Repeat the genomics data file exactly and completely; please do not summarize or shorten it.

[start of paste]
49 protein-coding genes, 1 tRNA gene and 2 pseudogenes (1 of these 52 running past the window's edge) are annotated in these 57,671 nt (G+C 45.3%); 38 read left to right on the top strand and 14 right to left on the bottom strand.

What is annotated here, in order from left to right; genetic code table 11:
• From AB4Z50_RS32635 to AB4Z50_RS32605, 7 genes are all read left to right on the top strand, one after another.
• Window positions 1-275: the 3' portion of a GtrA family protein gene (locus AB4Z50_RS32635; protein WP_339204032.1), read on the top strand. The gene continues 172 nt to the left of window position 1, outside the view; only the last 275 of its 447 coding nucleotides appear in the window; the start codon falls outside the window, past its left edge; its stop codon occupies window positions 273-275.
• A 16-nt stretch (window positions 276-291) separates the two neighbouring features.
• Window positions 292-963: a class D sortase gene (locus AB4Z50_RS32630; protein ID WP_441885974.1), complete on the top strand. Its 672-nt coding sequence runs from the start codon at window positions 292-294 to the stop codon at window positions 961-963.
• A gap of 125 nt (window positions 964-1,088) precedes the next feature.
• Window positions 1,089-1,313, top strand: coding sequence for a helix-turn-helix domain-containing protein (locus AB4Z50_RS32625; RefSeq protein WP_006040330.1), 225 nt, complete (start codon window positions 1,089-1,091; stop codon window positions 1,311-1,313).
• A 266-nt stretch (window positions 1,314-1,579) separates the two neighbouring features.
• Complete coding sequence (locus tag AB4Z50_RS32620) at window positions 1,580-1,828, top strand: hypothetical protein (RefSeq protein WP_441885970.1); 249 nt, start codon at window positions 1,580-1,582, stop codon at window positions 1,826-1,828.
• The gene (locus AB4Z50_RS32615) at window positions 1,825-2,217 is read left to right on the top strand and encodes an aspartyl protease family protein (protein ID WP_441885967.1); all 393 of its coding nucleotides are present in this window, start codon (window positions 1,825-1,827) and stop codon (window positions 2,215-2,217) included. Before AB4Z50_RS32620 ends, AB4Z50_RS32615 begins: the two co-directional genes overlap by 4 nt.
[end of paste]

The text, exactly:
49 protein-coding genes, 1 tRNA gene and 2 pseudogenes (1 of these 52 running past the window's edge) are annotated in these 57,671 nt (G+C 45.3%); 38 read left to right on the top strand and 14 right to left on the bottom strand.

What is annotated here, in order from left to right; genetic code table 11:
• From AB4Z50_RS32635 to AB4Z50_RS32605, 7 genes are all read left to right on the top strand, one after another.
• Window positions 1-275: the 3' portion of a GtrA family protein gene (locus AB4Z50_RS32635; protein WP_339204032.1), read on the top strand. The gene continues 172 nt to the left of window position 1, outside the view; only the last 275 of its 447 coding nucleotides appear in the window; the start codon falls outside the window, past its left edge; its stop codon occupies window positions 273-275.
• A 16-nt stretch (window positions 276-291) separates the two neighbouring features.
• Window positions 292-963: a class D sortase gene (locus AB4Z50_RS32630; protein ID WP_441885974.1), complete on the top strand. Its 672-nt coding sequence runs from the start codon at window positions 292-294 to the stop codon at window positions 961-963.
• A gap of 125 nt (window positions 964-1,088) precedes the next feature.
• Window positions 1,089-1,313, top strand: coding sequence for a helix-turn-helix domain-containing protein (locus AB4Z50_RS32625; RefSeq protein WP_006040330.1), 225 nt, complete (start codon window positions 1,089-1,091; stop codon window positions 1,311-1,313).
• A 266-nt stretch (window positions 1,314-1,579) separates the two neighbouring features.
• Complete coding sequence (locus tag AB4Z50_RS32620) at window positions 1,580-1,828, top strand: hypothetical protein (RefSeq protein WP_441885970.1); 249 nt, start codon at window positions 1,580-1,582, stop codon at window positions 1,826-1,828.
• The gene (locus AB4Z50_RS32615) at window positions 1,825-2,217 is read left to right on the top strand and encodes an aspartyl protease family protein (protein ID WP_441885967.1); all 393 of its coding nucleotides are present in this window, start codon (window positions 1,825-1,827) and stop codon (window positions 2,215-2,217) included. Before AB4Z50_RS32620 ends, AB4Z50_RS32615 begins: the two co-directional genes overlap by 4 nt.